An Untamed Lust to See the World

Visiting the Epcot Center at Walt Disney World back in 1990 must have really left an impression on me.  Because now I want to travel the world,  for real.

Yesterday as I was driving home from work, “Who’s Says” by John Mayer came on the radio, and while it’s been in my head ever since then, there’s a particular line that I keep dwelling on: “plan a trip to Japan”.

It opens up this can of worms for me, one that I try to keep out of mind and out of sight: The realization that I will never be able to travel and see the entire world, in all its beauty and mystique. 

To see the ancient and modern wonders of the world.  To meet the people who live in those countries.  To eat their food and drink their wine.  To publish a photo album on facebook from my travels to these places.

I have seen a few countries of the world: Ecuador in 1998, Trinidad and Tobago in 2002, Thailand in 2003 and 2004, Korea in 2004, and New Zealand in 2007.  But that only made me thirst for more.

Best case scenario: I would have to earn or win millions of dollars and retire early in order to be able to see all the parts of the world I want to.

Like Norway and Switzerland and Italy and Croatia.  So basically Europe. 

So since it would be disappointing to assume I’ll end up a millionaire and be able to travel the world in this lifetime, I should consider my next best option:

That when we get to Heaven, in the likeness of a glorified Epcot Center, there will be portal we can step into and instantly see any part of the world we want to. 

Even better, in any year.  Sweden 1983, here I come!

Paul Maley, whom I’ve never met and just happened to randomly find your website, I envy you and your 30 plus years of world travel…

Click below for enlightenment:

http://www.eclipsetours.com/ptravel.html

LOST Recap: Season 6, Episode 11- “Happily Ever After”

Everybody loves Desmond.  And Desmond loves Penny.  Even when he’s in a flash-sideways and has never met Penny before, the Scottish fellow still has memories of her and is in love with her.  If that ain’t love then I don’t what love is.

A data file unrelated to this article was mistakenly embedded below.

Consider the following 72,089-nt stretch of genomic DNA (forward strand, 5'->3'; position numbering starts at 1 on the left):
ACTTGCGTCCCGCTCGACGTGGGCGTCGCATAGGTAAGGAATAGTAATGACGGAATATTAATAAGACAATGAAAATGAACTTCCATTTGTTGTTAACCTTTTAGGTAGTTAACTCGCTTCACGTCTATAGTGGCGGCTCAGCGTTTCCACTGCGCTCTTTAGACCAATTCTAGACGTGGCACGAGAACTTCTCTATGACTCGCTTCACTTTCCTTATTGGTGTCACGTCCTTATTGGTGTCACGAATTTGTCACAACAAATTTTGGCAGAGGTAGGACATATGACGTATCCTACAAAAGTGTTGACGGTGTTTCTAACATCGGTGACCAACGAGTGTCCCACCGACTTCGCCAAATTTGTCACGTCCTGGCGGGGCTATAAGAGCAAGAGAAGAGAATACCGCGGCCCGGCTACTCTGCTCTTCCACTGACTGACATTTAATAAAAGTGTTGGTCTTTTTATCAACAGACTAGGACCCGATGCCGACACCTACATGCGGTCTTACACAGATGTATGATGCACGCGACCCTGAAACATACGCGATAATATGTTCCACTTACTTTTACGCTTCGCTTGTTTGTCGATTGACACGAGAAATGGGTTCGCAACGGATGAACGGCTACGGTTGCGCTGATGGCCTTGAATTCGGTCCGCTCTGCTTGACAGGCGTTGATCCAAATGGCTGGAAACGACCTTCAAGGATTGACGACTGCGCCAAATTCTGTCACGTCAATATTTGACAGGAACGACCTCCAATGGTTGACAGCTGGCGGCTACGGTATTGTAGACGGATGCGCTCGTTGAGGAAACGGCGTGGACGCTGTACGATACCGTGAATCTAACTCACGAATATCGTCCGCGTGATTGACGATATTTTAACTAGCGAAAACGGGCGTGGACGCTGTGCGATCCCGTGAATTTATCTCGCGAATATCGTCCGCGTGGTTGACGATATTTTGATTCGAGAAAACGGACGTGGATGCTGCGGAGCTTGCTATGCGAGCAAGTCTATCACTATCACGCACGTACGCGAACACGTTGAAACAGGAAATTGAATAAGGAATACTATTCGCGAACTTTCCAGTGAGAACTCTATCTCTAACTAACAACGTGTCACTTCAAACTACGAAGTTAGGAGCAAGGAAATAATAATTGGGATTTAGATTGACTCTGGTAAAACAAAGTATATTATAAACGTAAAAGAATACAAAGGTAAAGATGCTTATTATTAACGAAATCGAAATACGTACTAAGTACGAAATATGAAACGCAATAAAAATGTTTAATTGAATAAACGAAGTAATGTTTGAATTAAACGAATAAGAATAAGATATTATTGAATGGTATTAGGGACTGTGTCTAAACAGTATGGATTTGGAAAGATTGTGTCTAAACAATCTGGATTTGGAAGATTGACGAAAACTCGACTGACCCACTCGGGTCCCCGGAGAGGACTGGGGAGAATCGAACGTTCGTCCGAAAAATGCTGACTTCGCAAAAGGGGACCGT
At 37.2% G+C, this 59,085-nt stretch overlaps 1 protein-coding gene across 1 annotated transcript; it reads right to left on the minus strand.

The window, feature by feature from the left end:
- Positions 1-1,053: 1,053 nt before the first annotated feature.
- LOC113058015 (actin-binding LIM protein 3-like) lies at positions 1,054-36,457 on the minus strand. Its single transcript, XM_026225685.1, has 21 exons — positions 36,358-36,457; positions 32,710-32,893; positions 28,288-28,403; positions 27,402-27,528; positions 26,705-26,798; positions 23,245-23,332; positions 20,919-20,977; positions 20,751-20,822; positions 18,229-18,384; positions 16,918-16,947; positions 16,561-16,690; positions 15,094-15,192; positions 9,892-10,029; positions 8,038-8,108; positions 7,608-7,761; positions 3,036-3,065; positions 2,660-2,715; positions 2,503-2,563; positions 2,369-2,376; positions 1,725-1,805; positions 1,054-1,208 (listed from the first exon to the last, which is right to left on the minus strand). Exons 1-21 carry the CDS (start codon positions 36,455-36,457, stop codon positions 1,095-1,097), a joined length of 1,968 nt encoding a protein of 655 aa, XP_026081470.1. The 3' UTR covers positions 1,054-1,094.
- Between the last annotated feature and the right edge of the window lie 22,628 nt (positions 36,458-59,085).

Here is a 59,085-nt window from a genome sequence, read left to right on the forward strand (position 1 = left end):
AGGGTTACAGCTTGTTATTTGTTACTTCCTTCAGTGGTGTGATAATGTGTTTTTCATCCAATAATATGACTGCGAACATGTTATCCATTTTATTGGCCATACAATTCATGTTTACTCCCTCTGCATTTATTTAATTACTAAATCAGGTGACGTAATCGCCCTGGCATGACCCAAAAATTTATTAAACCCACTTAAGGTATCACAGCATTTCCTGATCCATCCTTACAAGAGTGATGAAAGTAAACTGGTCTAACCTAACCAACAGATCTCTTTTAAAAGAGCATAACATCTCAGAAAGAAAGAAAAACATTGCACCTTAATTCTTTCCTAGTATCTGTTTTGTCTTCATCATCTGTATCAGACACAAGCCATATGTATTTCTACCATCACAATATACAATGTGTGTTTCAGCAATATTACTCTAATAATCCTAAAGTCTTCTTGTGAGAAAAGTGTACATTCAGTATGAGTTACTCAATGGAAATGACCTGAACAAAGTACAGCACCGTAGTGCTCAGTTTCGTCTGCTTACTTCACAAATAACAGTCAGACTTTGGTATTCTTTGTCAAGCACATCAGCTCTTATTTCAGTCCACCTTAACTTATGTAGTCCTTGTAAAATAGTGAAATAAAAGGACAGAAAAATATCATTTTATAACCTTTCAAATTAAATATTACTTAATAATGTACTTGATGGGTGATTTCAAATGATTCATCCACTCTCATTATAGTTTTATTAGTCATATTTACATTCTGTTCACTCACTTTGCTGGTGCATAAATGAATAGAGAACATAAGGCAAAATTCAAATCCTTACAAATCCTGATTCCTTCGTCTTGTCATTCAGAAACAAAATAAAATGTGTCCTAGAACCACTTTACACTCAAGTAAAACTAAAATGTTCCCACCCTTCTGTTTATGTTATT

This big reveal of this episode is that the flash-sideways really are connected to what actually happened.  Daniel, Eloise, and Desmond all end up becoming aware that their flash-sideways life is not the way it was supposed to happen.  The island should not have blown up.  Therefore, the plane was meant to crash on the island.  Which of course comes down to the philosophical challenge between Jacob and Esau (“The Man in Black”).

It was fun for us to see Charlie and Desmond relive that fateful Season 2 episode as a drowning Charlie placed his hand up against the window.  Even when he’s a heroine obsessed jerk, it’s hard not to like ole Charlie.

Hard-core Losties took special notice of the balance scale in Widmore’s office along with a model ship which caught Desmond’s eye.

Widmore told Desmond that Penny and his son will be gone forever if Desmond doesn’t help Widmore and his minions.  I’m seeing Widmore the way I used to see Ben Linus: A man determined to do whatever it takes for his higher purpose, even if it means innocent people die in the process.  But not necessarily an evil man.

Desmond is special, of course.  So he escaped Widmore’s torture chamber unharmed and actually motivated to help Widmore even further.